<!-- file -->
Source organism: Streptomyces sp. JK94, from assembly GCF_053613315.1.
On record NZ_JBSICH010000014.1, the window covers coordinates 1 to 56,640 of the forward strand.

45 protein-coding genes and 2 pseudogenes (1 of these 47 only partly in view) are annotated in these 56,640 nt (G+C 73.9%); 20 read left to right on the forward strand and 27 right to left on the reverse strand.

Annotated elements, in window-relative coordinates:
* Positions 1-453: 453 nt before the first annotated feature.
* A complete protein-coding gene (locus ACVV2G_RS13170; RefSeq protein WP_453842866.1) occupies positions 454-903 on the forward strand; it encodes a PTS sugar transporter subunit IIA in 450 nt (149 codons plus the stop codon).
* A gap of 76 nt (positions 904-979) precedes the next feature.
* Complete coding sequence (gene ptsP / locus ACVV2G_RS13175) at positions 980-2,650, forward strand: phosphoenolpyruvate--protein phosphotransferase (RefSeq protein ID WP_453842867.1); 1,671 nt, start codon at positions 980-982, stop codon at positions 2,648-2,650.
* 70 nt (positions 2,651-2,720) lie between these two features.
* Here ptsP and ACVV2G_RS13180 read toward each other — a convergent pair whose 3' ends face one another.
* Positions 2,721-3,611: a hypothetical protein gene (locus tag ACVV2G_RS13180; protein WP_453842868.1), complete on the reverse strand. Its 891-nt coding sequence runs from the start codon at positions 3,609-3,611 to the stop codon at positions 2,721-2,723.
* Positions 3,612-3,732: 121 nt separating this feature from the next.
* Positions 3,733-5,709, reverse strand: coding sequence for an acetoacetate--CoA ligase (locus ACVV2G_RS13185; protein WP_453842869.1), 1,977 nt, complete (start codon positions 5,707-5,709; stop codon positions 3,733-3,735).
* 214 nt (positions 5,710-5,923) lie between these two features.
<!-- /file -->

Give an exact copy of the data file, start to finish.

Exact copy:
Source organism: Streptomyces sp. JK94, from assembly GCF_053613315.1.
On record NZ_JBSICH010000014.1, the window covers coordinates 1 to 56,640 of the forward strand.

45 protein-coding genes and 2 pseudogenes (1 of these 47 only partly in view) are annotated in these 56,640 nt (G+C 73.9%); 20 read left to right on the forward strand and 27 right to left on the reverse strand.

Annotated elements, in window-relative coordinates:
* Positions 1-453: 453 nt before the first annotated feature.
* A complete protein-coding gene (locus ACVV2G_RS13170; RefSeq protein WP_453842866.1) occupies positions 454-903 on the forward strand; it encodes a PTS sugar transporter subunit IIA in 450 nt (149 codons plus the stop codon).
* A gap of 76 nt (positions 904-979) precedes the next feature.
* Complete coding sequence (gene ptsP / locus ACVV2G_RS13175) at positions 980-2,650, forward strand: phosphoenolpyruvate--protein phosphotransferase (RefSeq protein ID WP_453842867.1); 1,671 nt, start codon at positions 980-982, stop codon at positions 2,648-2,650.
* 70 nt (positions 2,651-2,720) lie between these two features.
* Here ptsP and ACVV2G_RS13180 read toward each other — a convergent pair whose 3' ends face one another.
* Positions 2,721-3,611: a hypothetical protein gene (locus tag ACVV2G_RS13180; protein WP_453842868.1), complete on the reverse strand. Its 891-nt coding sequence runs from the start codon at positions 3,609-3,611 to the stop codon at positions 2,721-2,723.
* Positions 3,612-3,732: 121 nt separating this feature from the next.
* Positions 3,733-5,709, reverse strand: coding sequence for an acetoacetate--CoA ligase (locus ACVV2G_RS13185; protein WP_453842869.1), 1,977 nt, complete (start codon positions 5,707-5,709; stop codon positions 3,733-3,735).
* 214 nt (positions 5,710-5,923) lie between these two features.